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maverick
04-14-2010, 23:35
I had 1000lbs left in my Nitrox tank recently dated and the LDS had me empty the tank so he could 32%, is emptying a Nitrox tank with a little Nitrox left standard procedure 4 a refill which was also 32%?

navyhmc
04-15-2010, 00:30
I had 1000lbs left in my Nitrox tank recently dated and the LDS had me empty the tank so he could 32%, is emptying a Nitrox tank with a little Nitrox left standard procedure 4 a refill which was also 32%?

It depends on how they do a fill. If they do a partial pressure fill, then they usually will empty it so that there's not excessive use of the higher pressures on the o2 supply tank. If they used a bank of 32% then there usually is no reason to empty.

CompuDude
04-15-2010, 01:16
Most places doing partial pressure will empty the tank just because they're feeling lazy and would rather waste the existing gas than do the math to figure out how to top off the stuff in there. For empty tanks, they most likely have the simple numbers memorized.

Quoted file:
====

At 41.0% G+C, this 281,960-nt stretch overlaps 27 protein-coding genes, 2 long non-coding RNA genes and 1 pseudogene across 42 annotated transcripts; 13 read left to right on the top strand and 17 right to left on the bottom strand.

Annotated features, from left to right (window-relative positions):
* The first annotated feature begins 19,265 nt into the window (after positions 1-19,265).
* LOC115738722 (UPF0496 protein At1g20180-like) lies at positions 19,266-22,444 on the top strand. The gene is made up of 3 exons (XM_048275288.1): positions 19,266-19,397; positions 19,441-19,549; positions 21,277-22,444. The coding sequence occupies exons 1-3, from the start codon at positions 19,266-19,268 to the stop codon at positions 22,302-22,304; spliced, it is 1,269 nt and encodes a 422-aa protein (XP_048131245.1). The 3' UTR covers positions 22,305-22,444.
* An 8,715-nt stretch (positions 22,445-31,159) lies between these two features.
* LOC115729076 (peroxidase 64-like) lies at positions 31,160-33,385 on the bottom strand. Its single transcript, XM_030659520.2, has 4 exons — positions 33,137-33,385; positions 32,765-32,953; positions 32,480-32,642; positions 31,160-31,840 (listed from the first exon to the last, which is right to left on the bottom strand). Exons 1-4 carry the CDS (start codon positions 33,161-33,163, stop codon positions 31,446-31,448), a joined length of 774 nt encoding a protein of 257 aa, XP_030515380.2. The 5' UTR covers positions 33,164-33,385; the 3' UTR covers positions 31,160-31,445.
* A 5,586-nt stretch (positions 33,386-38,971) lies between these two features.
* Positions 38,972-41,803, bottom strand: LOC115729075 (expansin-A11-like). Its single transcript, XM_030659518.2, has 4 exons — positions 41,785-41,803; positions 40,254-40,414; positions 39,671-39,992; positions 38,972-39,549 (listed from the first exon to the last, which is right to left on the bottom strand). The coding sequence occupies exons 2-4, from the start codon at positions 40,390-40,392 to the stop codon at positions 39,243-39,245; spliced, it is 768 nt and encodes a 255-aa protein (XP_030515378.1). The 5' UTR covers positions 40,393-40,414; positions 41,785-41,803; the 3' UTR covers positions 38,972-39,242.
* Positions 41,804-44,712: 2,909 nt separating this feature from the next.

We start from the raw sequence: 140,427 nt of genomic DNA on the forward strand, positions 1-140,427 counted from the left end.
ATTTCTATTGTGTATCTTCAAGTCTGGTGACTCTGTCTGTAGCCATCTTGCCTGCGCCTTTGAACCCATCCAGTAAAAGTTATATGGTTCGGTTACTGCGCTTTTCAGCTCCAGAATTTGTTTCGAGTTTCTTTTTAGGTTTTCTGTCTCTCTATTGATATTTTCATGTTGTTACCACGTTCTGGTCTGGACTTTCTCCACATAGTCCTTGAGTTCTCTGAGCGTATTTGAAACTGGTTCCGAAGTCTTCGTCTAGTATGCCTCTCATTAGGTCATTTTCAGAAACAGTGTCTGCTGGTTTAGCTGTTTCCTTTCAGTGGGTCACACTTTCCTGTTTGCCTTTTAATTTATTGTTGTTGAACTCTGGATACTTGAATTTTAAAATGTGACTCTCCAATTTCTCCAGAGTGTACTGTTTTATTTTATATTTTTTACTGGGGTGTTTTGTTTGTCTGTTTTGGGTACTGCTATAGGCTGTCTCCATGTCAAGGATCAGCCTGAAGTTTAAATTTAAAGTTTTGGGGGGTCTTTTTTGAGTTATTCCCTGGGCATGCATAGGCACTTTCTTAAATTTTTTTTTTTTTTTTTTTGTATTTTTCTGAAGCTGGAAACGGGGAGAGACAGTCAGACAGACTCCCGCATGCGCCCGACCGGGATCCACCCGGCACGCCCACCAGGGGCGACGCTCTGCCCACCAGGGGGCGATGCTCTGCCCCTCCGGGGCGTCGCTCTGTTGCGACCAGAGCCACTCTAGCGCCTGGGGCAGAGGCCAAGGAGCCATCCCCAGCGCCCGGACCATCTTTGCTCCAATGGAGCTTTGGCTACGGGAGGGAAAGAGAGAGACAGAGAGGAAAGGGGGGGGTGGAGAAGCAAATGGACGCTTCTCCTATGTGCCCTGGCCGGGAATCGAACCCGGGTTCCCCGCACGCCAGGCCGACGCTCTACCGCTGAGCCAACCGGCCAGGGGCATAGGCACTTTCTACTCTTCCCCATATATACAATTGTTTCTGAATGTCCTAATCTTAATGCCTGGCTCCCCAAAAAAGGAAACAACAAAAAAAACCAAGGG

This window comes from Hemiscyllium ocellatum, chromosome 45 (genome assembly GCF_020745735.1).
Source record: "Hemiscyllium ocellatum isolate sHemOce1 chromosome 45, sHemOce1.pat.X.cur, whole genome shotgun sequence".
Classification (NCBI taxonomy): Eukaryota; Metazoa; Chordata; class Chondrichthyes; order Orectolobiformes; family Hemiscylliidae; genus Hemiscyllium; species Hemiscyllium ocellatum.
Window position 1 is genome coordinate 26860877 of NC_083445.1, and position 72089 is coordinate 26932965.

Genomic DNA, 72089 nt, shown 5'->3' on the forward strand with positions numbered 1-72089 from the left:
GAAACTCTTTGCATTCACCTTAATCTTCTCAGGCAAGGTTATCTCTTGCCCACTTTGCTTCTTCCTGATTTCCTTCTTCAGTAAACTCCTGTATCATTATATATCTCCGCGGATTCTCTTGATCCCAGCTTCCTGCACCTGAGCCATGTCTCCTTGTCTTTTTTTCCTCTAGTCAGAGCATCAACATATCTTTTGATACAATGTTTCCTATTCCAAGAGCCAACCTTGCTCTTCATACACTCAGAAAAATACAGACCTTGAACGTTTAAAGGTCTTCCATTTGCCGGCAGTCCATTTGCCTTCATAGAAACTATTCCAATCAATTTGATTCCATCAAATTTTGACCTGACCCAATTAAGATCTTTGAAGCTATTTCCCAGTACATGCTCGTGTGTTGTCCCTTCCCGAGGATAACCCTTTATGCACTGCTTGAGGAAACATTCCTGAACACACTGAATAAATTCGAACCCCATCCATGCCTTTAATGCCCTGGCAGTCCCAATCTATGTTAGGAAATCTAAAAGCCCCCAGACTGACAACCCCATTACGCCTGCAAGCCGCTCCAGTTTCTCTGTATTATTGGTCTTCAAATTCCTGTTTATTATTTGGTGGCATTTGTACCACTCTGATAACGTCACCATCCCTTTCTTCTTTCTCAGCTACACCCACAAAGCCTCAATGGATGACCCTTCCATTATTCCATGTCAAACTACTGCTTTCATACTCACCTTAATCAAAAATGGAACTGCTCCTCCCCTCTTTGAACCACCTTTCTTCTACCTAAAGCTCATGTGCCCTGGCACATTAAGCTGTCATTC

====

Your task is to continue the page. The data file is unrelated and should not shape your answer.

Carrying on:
If it was banked, they just weren't thinking... or didn't trust the analysis of the original fill and didn't want to re-do it?

skdvr
04-15-2010, 05:05
More than likely they were doing PP fills. I personally would dump it too just to save the higher end of my O2 bottles. It probably cost the same to you no matter what. If you were paying by cu.ft. then I would not be happy with them wanting to dump residual gas.

Phil

maverick
04-15-2010, 14:18
Thanks 4 the information.

scubadiver888
04-18-2010, 13:06
I kind of wonder about mixing as well. If I have a cylinder with EAN32 but filled at a different shop then I ask your shop to fill my cylinder with EAN32 from a pre-mixed bank, doesn't the gas in my cylinder and the gas in the bank mix a little? Sort of like backwash when drinking from someone else's bottle. They might want to avoid the 'backwash' potential since they don't know how clean the gas you have is.

Is this a possibility?

navyhmc
04-18-2010, 19:17